Eric demonstrates movements and provides his clients with video so they can continue their practice and progress outside of their sessions. He breaks the big movement skills into smaller bite sized progressions. A strong focus on the baby steps until you are ready to tackle bigger more complex movements. He reminds his clients to “find your best self in your movement,” and “motion makes magic.” Over time, clients shift their mindset with small movement victories. At the end of the day, he’s trying to help their dreams become realities and memories, as they continue to move the mind, body, and spirit into the truest expression of themselves.
Eric Brown is a former U.S. Navy SEAL, Master Training Specialist and Naval Special Warfare Center Instructor of the Year. Having trained and instructed in a variety of physical and mental disciplines — e.g. obstacle courses, calisthenics, rescue swimming, ROPES challenge courses, combative arts, neuro-associative conditioning — Eric has experienced a wide breath of life lessons that have brought him to a deeper understanding of his role in life and society. A family man, he enjoys moving with his wife and young son, fulling expressing his “NATM – Never Afraid to Move” way of life. As a Level 3 MovNat Certified Trainer, his mission is to increase the quality of life for the young and old. Letting those open to the training know that consistency is the key to moving and feeling better. As he often says, “Patiently persistent practice, produces proper practical progression.”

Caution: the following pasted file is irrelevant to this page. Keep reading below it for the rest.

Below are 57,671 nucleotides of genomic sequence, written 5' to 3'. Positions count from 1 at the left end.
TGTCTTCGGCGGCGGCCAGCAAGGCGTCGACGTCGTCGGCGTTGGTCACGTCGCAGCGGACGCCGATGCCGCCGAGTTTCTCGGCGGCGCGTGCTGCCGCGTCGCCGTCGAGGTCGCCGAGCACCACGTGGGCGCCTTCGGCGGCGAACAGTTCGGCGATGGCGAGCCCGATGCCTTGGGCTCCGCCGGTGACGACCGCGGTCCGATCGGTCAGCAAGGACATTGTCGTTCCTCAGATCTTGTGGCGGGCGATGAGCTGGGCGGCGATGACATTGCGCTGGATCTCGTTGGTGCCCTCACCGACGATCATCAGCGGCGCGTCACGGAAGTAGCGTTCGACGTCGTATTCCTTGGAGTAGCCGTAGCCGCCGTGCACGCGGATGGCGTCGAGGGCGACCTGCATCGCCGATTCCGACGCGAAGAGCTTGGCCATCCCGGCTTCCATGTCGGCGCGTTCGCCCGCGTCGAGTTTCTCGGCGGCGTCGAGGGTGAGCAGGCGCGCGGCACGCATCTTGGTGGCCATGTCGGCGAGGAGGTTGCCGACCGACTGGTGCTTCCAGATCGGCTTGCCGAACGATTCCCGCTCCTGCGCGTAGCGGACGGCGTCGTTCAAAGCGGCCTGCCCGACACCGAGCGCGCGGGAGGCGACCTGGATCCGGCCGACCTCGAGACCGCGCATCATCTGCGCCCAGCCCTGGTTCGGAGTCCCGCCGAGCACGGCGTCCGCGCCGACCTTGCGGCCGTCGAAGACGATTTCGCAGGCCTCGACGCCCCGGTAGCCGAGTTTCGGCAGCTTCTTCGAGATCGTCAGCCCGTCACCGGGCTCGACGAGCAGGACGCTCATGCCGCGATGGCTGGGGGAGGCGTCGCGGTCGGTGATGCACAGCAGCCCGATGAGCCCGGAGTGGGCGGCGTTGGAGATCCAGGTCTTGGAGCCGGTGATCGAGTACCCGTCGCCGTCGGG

Connect with Movement Coach Eric Brown and Never Afraid to Move
I run. I run for a lot of reasons. I know that physically speaking, it can/will wear on your body like any repetitive movement. So, if, you’re like me, and are unwilling to give up regular runs, what is the joint-saving balance? I have a regular yoga practice (equally important) but is there something else I should be doing? I run 20-30 miles a week (3-4, 6-8 mile runs); yoga twice a week; Pilates once a week; and if I make my way into an actual gym, I swing kettlebells, pick up heavy things, and wonder around pretending I know what I’m doing. Any suggestions?
I would like to throw a wrench into the popular belief that pain and injury are due to overuse. Chronic pain and injury isn’t caused by the movements we do too much—chronic pain and injury are most often due to the movements we don’t or can’t do enough. While issues of overuse do certainly happen, pain and injury is actually a problem of the underutilization of very specific natural human movements.
We sit in our cars, desks, and couches. We don’t squat to work, climb, crawl or otherwise use our bodies the way they were designed to move. Engaging in these natural human movements provide movement balance. If you aren’t moving in these other ways, your body will adapt and compensate to the ways you do move. This creates the secondary problem of overuse. Overuse is a symptom, not the problem.
This may seem like a subtle distinction, but I believe it is important because it changes our focus regarding how we choose to correct movement imbalances. When addressing an “overuse” injury, the traditional corrective is to stop doing the specific movement that aggravates pain, but what do we replace that movement with? While you may find temporary relief, once you begin running again you’ll be back to “overusing” those muscles.